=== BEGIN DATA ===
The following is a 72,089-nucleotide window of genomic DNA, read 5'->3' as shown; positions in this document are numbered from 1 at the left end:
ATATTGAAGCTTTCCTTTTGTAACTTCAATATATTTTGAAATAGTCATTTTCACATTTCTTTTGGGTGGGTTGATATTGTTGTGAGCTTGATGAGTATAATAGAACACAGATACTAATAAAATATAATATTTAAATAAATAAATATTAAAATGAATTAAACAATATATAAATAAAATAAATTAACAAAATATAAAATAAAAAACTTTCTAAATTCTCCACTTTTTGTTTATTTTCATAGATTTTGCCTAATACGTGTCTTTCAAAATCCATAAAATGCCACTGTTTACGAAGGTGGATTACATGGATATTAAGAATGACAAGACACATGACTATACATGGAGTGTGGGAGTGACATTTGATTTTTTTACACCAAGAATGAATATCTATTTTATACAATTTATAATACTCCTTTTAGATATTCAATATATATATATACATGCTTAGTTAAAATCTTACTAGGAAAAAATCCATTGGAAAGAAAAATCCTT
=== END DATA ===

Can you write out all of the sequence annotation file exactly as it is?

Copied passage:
The following is a 72,089-nucleotide window of genomic DNA, read 5'->3' as shown; positions in this document are numbered from 1 at the left end:
ATATTGAAGCTTTCCTTTTGTAACTTCAATATATTTTGAAATAGTCATTTTCACATTTCTTTTGGGTGGGTTGATATTGTTGTGAGCTTGATGAGTATAATAGAACACAGATACTAATAAAATATAATATTTAAATAAATAAATATTAAAATGAATTAAACAATATATAAATAAAATAAATTAACAAAATATAAAATAAAAAACTTTCTAAATTCTCCACTTTTTGTTTATTTTCATAGATTTTGCCTAATACGTGTCTTTCAAAATCCATAAAATGCCACTGTTTACGAAGGTGGATTACATGGATATTAAGAATGACAAGACACATGACTATACATGGAGTGTGGGAGTGACATTTGATTTTTTTACACCAAGAATGAATATCTATTTTATACAATTTATAATACTCCTTTTAGATATTCAATATATATATATACATGCTTAGTTAAAATCTTACTAGGAAAAAATCCATTGGAAAGAAAAATCCTT